Site selection (drainage, flatness, soil condition were factors), site preparation (removal of growth, excavation -- not for a cellar, which churches did not have, but for the foundation), placing the foundation, making the bricks (in this case, or cutting stone or wood), hauling the bricks, making the mortar, laying the bricks, building the roof, setting the windows and glazing them, plastering, "finishing" (putting the interior woodwork in place), painting or whitewashing were all steps along the way. When it was time the cornerstone was laid with appropriate ritural, duly announced in the local papers to attract a large crowed and a commensurate offering. Sometimes the announcements of such events advised the peddlers to stay away, since these ceremonies were major social events, but if not they appeared to hawk such things as Lebkuche, a large soft cookie, cake, and other treats. Several clergymen would speak, perhaps less of a treat. A choir of children or adults might sing, depending on the musical sills of the organist-schoolmaster. Sometimes the pastor wrote an anthem and the schoolmaster the music; sometimes the pastor cast words to rhyme to be sung to a familiar hymn tune. A booklet was printed with the order of the day's events and the text of the hymns, so that people did not need to carry their hymnals with them as they had to do on Sundays. (Churches did not provide these for worshippers as a general rule. At most they had a few on hand for guests.) A proclamation was read and placed in the cornerstone.
Among Pennsylvania Germans a church was usually not consecrated until it was both finished and paid for. It was on this occasion that a name was given the building in the eighteenth century. One pastor usually was given the honor of selecting the name and of announcing it as a surprise during the consecration ceremonies. Names thus selected did not always "take", however, and local nicknames could prevail instead. In the case of St. Mary's church, the name of the circa 1762 building was automatically applied to the new one, as happened throughout the nineteenth century so that congregations and not buildings any longer were thought to bear the name. There is only a brief reference to a service of dedication in this instance. The debt itself took over a decade to absolve. The same expectation of the cornerstone ceremony would have applied again, including the desire to attract a crowed and a large offering.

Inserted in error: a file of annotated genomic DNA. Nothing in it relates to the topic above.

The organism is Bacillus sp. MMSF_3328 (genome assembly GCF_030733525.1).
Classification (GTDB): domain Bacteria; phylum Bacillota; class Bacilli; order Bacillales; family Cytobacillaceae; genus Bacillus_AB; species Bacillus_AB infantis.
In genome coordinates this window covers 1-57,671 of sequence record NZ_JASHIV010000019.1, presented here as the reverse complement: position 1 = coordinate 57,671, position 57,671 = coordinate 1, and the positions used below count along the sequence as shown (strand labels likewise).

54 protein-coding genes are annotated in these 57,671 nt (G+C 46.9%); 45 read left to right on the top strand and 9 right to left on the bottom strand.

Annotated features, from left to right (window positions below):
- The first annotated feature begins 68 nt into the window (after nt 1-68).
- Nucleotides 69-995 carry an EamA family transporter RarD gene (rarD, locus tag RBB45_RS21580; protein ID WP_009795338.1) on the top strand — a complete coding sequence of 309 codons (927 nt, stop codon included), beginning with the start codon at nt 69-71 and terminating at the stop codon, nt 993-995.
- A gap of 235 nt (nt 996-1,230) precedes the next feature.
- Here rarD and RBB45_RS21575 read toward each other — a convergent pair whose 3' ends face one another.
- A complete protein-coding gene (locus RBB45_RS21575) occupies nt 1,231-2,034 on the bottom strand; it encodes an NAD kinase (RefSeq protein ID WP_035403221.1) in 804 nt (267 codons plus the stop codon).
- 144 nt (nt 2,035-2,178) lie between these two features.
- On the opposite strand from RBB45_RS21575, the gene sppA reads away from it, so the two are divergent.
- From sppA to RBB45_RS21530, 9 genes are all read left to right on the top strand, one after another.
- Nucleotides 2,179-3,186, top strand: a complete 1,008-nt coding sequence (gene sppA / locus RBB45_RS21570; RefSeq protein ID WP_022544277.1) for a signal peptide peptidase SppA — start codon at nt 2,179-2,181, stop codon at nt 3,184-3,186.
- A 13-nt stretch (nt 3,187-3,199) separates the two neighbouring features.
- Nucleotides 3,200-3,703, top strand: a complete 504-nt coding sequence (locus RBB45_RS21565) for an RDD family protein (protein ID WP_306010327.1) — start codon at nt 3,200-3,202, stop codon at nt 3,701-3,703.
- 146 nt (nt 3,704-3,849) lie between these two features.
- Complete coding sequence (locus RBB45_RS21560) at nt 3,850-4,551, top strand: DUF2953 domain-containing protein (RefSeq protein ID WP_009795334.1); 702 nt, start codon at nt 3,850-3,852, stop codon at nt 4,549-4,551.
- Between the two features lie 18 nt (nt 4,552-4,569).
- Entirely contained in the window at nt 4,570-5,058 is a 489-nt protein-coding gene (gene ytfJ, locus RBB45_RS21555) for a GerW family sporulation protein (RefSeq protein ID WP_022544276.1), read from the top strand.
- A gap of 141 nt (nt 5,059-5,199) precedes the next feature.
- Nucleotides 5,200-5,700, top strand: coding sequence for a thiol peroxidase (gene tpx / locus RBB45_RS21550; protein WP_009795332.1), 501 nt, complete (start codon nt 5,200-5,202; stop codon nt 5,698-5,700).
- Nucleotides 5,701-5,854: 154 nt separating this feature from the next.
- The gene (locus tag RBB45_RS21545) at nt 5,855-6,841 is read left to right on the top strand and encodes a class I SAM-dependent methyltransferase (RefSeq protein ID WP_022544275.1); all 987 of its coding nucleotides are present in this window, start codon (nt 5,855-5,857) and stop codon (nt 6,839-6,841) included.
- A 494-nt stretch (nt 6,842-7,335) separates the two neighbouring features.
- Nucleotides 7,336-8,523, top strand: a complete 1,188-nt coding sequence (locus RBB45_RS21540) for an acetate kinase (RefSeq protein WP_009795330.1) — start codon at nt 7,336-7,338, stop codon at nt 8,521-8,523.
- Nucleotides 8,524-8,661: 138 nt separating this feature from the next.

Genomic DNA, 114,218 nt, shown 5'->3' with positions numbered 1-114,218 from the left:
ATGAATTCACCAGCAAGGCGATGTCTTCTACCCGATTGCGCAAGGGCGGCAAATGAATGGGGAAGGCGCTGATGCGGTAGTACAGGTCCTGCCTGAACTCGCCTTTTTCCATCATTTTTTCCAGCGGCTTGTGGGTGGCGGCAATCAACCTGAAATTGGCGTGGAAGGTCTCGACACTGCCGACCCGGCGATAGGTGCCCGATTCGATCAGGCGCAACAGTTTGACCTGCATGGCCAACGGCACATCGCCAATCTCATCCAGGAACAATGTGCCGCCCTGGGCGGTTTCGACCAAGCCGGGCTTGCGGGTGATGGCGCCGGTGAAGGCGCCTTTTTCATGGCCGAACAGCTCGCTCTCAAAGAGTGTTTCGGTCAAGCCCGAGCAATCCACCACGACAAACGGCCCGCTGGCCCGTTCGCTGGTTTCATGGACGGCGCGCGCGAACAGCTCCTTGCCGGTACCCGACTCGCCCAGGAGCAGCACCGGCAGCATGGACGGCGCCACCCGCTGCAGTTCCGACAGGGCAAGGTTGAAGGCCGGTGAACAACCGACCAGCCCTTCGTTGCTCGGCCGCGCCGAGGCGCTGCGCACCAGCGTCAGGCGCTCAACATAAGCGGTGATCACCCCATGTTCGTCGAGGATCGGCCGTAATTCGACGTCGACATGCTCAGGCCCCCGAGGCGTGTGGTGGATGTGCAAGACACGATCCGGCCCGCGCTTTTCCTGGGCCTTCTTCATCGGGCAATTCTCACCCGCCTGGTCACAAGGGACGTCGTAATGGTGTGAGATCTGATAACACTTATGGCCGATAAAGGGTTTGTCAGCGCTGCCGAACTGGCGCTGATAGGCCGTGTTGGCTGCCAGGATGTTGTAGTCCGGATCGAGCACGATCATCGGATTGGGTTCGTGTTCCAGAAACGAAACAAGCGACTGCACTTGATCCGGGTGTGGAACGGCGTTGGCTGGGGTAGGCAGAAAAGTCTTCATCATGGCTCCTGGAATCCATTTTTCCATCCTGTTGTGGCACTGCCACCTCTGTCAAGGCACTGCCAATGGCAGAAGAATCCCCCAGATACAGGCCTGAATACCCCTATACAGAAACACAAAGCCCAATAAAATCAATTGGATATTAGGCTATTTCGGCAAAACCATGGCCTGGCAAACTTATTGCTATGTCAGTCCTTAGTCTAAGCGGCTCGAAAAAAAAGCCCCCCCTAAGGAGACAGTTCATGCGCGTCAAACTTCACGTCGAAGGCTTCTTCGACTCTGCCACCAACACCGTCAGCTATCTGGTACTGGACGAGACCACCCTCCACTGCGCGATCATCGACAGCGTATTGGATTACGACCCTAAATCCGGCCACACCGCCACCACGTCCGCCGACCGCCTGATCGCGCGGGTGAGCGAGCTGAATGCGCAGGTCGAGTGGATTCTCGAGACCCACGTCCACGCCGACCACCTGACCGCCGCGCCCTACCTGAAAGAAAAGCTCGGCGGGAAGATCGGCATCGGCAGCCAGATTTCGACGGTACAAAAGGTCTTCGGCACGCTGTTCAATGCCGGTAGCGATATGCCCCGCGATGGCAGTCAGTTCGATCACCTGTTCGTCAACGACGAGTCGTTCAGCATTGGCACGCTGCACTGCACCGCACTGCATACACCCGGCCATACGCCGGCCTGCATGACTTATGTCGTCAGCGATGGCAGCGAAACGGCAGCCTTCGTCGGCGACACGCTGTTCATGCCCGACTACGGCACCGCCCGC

The financial register kept for both congregations of Saint Mary's church contains five blocks of material pertinent to the erection of the church in 1821 and 1822.
The union building shared by the Lutherans and Reformed lasted about 130 years, but the time came for separation. In 1893, the Reformed congregation dedicated the current St. Mary's United Church of Christ. On a corner lot at the bottom of the hill, along the main highway, the Lutherans consecrated a site for their church. The laying of the corner stone of St. Mary's Evangelical Lutheran Church, Silver Run, Maryland, was on July 8, 1894, led by the Reverend H. C. Fultz. Our stone church was officially dedicated on December 20th, 1896, by Pastor W. H. Ehrhart.
On May 24, 1879, with the founding of St. Matthew's Lutheran Church at Pleasant Valley, St. Mary's became a two-church parish. This relationship with St. Matthew's lasted until January 14, 1990, when St. Mary's and St. Matthew's voted to discontinue the partnership and call their own pastor.
Today, we have approximately 280 members in the congregation.
The Pastors of St. Mary’s
Johannes G. Bager 1762 - 1768
Frederick Wildbaum 1768 - 1782
John Daniel Shroeder 1782 - 1789
John Grobp 1803 - 1819
Heinrich Graeber 1819 -1827
John Jacob Albert 1827 - 1837
Jeremiah Harpel 1837 - 1841
Peter Willard 1842 - 1843
Peter Sheurer 1843 - 1858
Samuel Henry 1859 - 1869
Monroe J. Alleman 1869 - 1875
John W. Lake 1875 - 1877
Monroe J. Alleman 1877 - 1881
O. C. Roth 1881 - 1883
Peter Scheeder 1883 - 1887
H. C. Fultz 1887 - 1895
W. H. Ehrhart 1896 - 1903
H. D. Newcomer 1904 - 1905
John O. Yoder 1905 - 1912
J. Luther Hoffman 1912 - 1917
Atkin G. Wolf 1917 - 1926
Willard E. Saltzgiver 1927 - 1942
Frederick R. Seibel 1943 - 1958
Lloyd H. Seiler 1958 - 1962
Roland A. Ries 1963 - 1985
Paul A. Haack 1986 - 1989
Revs. Fisher & Slinghuff 1989 - 1991
H. Lee Brumback, II 1991 - Present
Maryland State Archives Information: MSA SC4652